Greenwich United Way Facilitates Allen Family Donation of Oxygen Generators for Greenwich Hospital
The portable oxygen generators will be used to supply oxygen where liquid oxygen is not available.
GREENWICH, Conn., APRIL 9, 2020 – Through their relationship with the Greenwich United Way, Greenwich residents Michelle and Laurence Allen have donated two oxygen generators to the Greenwich Hospital for use in surge areas where liquid oxygen is not available. Because of their portability, they can also be sent home with patients who otherwise would not have access to oxygen. The oxygen generators (also known as concentrators) provide 30- 93% oxygen purity, enabling the treatment of COVID-19 patients with milder symptoms, freeing up increasingly limited ICU space for patients requiring critical care.
“After losing our son to opioids, our family became more sensitive to and proactive about health issues. In 2016, we started the Allen Research Endowment with the mission of helping develop and provide access to new medical technologies,” said Laurence Allen. “Upon learning about the spread of COVID-19 in January, we felt it had the potential to be a serious respiratory virus. We believe getting oxygen to inflamed lungs is critical to prevent respiratory failure and cardiac arrest, which result from a lack of oxygen in the lungs or bloodstream. We preemptively acquired oxygen generators and other equipment for use by our employees and to donate to hospitals. It’s a privilege to help Greenwich Hospital care for patients.”
“I continue to be impressed with the people of Greenwich and their commitment to helping neighbors in their time of need,” said David Rabin, CEO of Greenwich United Way. “During crises like these, the importance of our work is even more significant as we are the one organization in town able to bring together Greenwich’s many resources available to address the various unmet, unforeseen needs. It is an honor to make the connection between the Allen Family and Greenwich Hospital.”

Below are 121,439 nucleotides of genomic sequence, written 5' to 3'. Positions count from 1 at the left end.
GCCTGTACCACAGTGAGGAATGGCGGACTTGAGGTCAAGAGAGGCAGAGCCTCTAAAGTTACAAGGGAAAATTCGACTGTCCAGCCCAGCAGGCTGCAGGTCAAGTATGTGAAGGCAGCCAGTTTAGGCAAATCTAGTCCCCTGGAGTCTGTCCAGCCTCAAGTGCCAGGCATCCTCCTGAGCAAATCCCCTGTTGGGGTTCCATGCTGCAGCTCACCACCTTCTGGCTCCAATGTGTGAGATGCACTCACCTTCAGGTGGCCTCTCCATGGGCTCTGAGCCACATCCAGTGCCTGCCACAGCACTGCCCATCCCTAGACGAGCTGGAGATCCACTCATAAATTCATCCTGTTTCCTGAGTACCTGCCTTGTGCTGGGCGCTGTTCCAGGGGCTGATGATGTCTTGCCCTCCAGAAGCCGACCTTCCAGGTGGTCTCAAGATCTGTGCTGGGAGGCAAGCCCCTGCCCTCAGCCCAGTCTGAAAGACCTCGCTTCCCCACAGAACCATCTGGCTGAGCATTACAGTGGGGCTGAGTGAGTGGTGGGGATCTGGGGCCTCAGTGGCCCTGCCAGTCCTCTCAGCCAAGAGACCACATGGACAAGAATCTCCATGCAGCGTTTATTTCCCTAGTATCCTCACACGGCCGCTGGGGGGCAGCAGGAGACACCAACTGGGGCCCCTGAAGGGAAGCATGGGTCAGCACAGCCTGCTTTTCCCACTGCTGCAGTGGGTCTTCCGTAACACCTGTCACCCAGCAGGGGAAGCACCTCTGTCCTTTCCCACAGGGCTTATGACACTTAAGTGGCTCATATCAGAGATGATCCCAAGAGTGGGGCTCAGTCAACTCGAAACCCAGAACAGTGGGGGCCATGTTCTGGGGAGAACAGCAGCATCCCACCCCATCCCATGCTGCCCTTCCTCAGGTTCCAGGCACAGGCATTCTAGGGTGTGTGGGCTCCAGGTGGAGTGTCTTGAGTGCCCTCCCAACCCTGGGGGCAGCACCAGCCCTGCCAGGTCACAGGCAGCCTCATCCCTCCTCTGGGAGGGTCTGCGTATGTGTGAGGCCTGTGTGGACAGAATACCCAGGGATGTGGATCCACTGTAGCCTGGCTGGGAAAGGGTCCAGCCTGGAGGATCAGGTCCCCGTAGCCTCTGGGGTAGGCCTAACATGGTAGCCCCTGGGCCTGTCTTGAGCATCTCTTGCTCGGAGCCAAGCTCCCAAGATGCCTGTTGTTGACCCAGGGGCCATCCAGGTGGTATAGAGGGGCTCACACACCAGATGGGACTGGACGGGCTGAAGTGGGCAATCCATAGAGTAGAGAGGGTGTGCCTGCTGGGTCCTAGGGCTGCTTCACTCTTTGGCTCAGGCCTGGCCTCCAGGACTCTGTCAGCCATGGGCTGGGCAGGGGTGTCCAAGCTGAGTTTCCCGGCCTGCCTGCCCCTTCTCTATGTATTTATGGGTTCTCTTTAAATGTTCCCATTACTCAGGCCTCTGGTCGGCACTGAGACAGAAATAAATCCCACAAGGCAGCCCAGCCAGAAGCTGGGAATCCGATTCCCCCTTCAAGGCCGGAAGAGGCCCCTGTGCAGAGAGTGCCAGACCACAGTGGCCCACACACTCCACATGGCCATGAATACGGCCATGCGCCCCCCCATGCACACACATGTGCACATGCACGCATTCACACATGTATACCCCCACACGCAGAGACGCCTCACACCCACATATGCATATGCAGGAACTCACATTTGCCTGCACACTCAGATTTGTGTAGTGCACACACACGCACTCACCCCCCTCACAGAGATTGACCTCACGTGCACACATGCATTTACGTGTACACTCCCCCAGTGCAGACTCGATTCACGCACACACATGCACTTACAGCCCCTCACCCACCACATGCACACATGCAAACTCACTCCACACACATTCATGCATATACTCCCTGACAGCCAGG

“We are so appreciative of the Allens’ generous donation,” said Norman Roth, president and CEO of Greenwich Hospital. “During these unprecedented times, we are in awe of the generosity of the community and so grateful for all the support. Equipment like this can truly impact patient care.”
The Allens have lived in Greenwich for more than 20 years. Mrs. Allen is the regent for the Greenwich chapter of the Daughters of the American Revolution and Mr. Allen is the Managing Member of NYPPEX, a marketplace providing access to secondary market liquidity for interests in private equity funds. To learn more about the Allen Research Endowment, visit https://allenrsch.org.
About Greenwich United Way
The Greenwich United Way (GUW) shares a name with approximately 1,200 other similar organizations across the nation, although the Greenwich, Connecticut division is a privately incorporated, locally governed, nonprofit agency. As a volunteer-driven organization, the Greenwich United Way exists to help identify and address the health, educational and self-sufficiency needs specific to its local community and to create and affect meaningful, lasting solutions. Through various fundraising efforts and on-going research, the organization is able to directly grant the funds necessary to accomplish this goal. The Greenwich United Way also invests in and conducts collaborative efforts to address broad-based community needs with partnering nonprofit agencies. For more information, visit https://greenwichunitedway.org, or follow us on Instagram and Facebook.
About the Allen Research Endowment
Established in 2016 by the Allen family in Greenwich, CT in memory of their 19-year-old son, J. Bradley Allen, the Allen Research Endowment is a non-partisan Delaware 501(c) (3) tax-exempt nonprofit organization.
Its primary mission is to save lives of persons with chronic pain, opioid-related addiction and other complex diseases through a comprehensive approach focused on the development of new medical technologies, faith-based education and public policy.
The founders believe that many current treatments are inadequate for pain management and addiction, and the time has come for a new approach.